Nevada recently approved a ballot measure to implement ranked-choice elections, joining Maine and Alaska. As its advocates campaign in other states, should Alaska leap off the ranked-choice bandwagon? Critics contend that it is confusing. That complaint is partly overblown: most Americans have little difficulty ranking pop songs, movies or ice cream flavors. Why not rank candidates for office? The system can be quickly described. Voters rank as many candidates as they like, votes are counted using first-place rankings, and if no candidate wins 50% or more, the last-place candidate is eliminated and any second-place rankings from those ballots are then used along with the first choices from other ballots in a second round. The process repeats until some candidate wins a majority of the ballots counted in that round. Tabulation need not be extremely slow.
There is, however, a disturbing feature of ranked choice that is easy to miss. It is, in technical jargon, non-monotonic: gaining more support can convert a winning candidate into a loser.
Consider a stylized example, featuring candidates A, B, and C, where “ABC” signifies ranking A first, B second, and C third, and so on. Seventeen voters have the following rank orders: 4 ABC; 2 ACB; 6 BCA; 3 CAB; 2 CBA. The initial count, using only first-place rankings, yields A 6, B 6, and C 5. With no candidate breaking 50% of the vote, last-place C is eliminated, and the 5 ballots on which he was ranked first are transferred to the second-ranked candidates in the next tabulation, 3 going to A (the CAB ballots) and 2 to B (the CBA ballots). The second round then results in an A victory over B, 9-8 (53%-47%).
But suppose, instead, that an impressive speech by A, attacking B, convinced 2 of the BCA voters to re-order their rankings to ACB. No one else changes, so the revised counts are: 4 ABC; 4 ACB; 4 BCA, 3 CAB, 2 CBA. The winner, A, has strictly increased her support, which should not hurt.
The first count is now A 8, B 4, C 5. No one wins the seat, and B is eliminated. The 4 BCA ballots go to C by second-place ranking, and the second count yields C 9, A 8. Candidate C wins. Candidate A loses precisely because she persuaded some voters to rank her more highly. From the tabulations alone, observers would not know that A’s loss originated in her own persuasive campaigning, so the curse of gaining new support can be invisible.
Are reversals of this kind likely to be common? It is difficult to say without making many assumptions. Maine’s short experience with ranked-choice has mostly seen general-election races with one Democrat and one Republican splitting most of the vote, while some additional candidates draw enough support that some extra counts and some small vote transfers are required to determine a winner. But Alaska, and now Nevada, combine ranked choice with a so-called “jungle” primary election in which all candidates appear on one ballot and the top few, whatever their party, advance to the general election. The scope for perverse results is greater with more candidates and more evenly spread support.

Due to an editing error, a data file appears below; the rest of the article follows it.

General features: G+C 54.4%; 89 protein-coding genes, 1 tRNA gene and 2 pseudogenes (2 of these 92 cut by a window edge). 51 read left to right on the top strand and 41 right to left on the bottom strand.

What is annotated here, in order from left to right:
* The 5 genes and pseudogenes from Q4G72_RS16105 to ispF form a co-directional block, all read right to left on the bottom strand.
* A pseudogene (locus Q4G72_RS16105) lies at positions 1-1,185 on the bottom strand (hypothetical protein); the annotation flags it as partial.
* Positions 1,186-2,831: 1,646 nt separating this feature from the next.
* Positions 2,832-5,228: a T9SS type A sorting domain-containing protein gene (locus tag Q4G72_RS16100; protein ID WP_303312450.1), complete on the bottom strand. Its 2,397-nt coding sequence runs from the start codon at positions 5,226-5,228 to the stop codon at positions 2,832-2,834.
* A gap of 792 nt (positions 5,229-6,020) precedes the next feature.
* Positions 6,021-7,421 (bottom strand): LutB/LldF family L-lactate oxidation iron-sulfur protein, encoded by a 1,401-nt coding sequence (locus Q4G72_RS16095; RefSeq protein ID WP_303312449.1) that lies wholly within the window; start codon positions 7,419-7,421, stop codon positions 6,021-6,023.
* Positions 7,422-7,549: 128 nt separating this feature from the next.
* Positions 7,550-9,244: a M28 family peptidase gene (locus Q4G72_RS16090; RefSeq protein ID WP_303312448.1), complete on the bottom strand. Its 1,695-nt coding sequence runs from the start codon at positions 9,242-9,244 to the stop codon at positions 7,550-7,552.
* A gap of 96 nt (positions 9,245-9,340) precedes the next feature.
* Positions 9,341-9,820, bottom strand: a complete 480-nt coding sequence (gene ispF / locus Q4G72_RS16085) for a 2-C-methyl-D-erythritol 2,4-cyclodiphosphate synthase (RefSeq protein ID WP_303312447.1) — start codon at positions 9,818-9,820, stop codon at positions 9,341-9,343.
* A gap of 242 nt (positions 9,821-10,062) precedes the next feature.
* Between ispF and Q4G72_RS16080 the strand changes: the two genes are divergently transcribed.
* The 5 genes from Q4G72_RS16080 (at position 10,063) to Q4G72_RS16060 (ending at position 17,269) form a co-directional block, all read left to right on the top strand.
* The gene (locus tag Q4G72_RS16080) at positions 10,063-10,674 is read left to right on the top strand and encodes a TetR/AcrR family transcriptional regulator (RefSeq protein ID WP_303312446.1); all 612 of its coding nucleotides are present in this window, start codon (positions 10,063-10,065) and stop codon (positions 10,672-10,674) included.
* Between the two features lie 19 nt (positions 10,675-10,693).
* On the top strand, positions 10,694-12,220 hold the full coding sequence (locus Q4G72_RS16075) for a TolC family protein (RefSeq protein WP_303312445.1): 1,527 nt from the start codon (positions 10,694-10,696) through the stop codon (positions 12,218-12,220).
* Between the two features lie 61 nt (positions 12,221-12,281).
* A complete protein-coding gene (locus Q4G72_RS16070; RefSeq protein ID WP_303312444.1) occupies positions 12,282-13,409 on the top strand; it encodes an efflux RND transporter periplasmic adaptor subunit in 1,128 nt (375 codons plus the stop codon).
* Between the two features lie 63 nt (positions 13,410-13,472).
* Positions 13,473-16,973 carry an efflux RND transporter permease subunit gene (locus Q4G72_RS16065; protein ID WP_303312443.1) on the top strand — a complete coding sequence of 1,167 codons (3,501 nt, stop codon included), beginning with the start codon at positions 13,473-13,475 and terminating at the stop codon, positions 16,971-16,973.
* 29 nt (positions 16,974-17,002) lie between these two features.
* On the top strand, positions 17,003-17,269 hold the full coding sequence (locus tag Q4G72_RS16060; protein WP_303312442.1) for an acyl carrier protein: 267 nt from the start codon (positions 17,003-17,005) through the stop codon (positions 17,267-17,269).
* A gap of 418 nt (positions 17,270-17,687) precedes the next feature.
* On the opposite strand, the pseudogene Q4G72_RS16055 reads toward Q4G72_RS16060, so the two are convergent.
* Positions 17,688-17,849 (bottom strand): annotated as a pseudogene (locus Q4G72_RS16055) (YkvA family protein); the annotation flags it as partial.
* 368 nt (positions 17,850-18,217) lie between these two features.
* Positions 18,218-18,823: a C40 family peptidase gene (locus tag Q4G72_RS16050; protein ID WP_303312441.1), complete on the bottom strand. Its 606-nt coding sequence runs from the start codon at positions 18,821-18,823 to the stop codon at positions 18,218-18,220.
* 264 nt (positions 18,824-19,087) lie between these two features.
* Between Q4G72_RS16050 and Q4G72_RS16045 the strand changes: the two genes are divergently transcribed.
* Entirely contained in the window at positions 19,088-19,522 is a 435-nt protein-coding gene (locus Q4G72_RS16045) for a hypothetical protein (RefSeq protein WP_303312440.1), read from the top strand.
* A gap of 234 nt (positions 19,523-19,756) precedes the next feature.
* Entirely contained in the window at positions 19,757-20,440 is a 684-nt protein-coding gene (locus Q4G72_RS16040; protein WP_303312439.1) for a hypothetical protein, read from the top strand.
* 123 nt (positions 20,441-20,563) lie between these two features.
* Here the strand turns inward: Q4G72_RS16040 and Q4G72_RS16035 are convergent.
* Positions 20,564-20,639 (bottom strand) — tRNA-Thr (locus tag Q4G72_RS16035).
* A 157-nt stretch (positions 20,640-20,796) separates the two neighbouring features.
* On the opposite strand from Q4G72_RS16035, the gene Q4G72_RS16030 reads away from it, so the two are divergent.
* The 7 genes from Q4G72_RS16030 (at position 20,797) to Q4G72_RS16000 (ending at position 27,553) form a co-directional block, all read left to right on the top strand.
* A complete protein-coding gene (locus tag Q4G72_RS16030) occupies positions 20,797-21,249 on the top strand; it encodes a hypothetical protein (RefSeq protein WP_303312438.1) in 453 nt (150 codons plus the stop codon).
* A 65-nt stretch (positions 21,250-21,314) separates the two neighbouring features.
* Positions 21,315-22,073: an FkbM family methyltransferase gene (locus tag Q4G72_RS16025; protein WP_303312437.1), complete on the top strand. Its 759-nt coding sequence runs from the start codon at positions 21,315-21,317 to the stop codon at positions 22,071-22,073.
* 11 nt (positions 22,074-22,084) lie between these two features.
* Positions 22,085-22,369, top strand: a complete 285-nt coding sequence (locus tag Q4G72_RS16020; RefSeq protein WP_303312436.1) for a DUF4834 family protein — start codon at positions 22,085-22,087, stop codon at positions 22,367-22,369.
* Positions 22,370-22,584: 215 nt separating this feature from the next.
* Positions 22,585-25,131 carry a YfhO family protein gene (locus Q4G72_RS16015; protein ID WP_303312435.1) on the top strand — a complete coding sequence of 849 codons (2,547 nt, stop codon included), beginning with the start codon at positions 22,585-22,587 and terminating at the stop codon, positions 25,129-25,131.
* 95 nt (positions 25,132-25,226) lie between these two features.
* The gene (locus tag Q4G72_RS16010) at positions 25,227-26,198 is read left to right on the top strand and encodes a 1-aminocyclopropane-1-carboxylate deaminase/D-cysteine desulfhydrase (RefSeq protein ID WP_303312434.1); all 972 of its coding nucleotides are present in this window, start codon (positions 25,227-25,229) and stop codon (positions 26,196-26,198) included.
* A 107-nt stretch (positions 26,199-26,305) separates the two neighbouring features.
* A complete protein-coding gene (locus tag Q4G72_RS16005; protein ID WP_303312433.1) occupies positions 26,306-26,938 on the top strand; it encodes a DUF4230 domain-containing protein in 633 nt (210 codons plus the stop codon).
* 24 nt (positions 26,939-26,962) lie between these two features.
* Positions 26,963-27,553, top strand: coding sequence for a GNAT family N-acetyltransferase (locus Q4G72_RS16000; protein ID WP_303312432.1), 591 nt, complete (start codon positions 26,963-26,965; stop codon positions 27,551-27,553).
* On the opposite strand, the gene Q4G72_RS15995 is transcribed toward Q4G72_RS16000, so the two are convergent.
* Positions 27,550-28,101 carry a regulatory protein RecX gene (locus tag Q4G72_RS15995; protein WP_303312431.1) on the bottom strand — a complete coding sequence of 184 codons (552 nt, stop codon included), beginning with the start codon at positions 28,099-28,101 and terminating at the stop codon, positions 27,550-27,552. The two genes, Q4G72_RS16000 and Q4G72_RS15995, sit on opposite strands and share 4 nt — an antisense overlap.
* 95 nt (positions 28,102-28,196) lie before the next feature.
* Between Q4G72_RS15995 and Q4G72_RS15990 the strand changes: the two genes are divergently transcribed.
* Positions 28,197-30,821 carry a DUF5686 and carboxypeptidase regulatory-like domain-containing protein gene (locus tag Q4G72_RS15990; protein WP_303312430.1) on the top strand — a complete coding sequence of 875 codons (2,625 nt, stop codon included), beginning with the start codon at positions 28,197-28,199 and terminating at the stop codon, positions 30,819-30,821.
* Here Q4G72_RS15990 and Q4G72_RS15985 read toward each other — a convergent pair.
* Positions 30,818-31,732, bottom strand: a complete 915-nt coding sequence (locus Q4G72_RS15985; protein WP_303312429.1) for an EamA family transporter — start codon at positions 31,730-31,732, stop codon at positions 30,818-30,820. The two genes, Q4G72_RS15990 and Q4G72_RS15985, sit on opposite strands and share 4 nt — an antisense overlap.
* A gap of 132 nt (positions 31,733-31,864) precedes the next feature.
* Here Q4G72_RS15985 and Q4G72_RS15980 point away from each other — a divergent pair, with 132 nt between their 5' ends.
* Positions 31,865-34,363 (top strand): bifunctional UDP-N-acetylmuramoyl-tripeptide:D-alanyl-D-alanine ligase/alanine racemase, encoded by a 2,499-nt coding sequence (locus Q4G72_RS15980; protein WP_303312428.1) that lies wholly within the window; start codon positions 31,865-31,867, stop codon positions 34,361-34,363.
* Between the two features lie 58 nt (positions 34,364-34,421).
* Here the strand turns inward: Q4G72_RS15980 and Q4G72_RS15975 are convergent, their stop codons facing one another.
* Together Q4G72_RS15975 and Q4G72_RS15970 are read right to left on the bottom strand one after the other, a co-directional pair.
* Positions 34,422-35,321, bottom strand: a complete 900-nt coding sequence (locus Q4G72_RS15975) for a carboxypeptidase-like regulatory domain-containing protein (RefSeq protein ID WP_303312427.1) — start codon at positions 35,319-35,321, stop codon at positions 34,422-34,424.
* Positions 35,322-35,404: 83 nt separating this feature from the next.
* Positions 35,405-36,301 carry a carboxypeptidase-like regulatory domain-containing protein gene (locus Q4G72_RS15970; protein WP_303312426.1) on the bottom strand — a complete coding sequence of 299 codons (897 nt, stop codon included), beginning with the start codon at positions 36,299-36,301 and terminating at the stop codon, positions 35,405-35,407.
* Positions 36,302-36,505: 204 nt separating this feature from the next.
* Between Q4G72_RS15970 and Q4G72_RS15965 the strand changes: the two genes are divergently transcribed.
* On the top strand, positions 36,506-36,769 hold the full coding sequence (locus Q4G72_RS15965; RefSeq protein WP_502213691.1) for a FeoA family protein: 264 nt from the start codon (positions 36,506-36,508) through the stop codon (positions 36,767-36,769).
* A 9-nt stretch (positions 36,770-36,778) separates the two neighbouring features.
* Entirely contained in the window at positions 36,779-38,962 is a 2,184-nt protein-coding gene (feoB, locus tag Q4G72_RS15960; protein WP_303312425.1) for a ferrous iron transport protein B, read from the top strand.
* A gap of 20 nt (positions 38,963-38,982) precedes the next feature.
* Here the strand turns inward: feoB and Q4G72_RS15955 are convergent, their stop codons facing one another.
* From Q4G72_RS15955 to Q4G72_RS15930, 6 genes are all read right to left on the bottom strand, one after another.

Ranking allows voters to convey more information about their preferences than picking only one candidate. But not all the information collected on the ballots is used. As the example shows, which second-place choices are counted and which are ignored can matter. Supporters of small parties favor ranked-choice because they believe that plurality rule shrinks their vote, as potential backers switch to their favorite of the major-party candidates, to avoid wasting a vote on a likely loser. Such strategic voting is less tempting with ranked choice. Is there an electoral rule that uses all the information on the ballots and forestalls strategic voting? Alas, no.
There is no perfect electoral system, but if you find it troubling that candidates can be harmed by getting higher rankings, then discarding ranked-choice and returning to most-votes-wins elections in Alaska should appeal.
• Brian J. Gaines is the W. Russell Arrington Professor in State Politics at the University of Illinois. Columns, My Turns and Letters to the Editor represent the view of the author, not the view of the Juneau Empire. Have something to say? Here’s how to submit a My Turn or letter.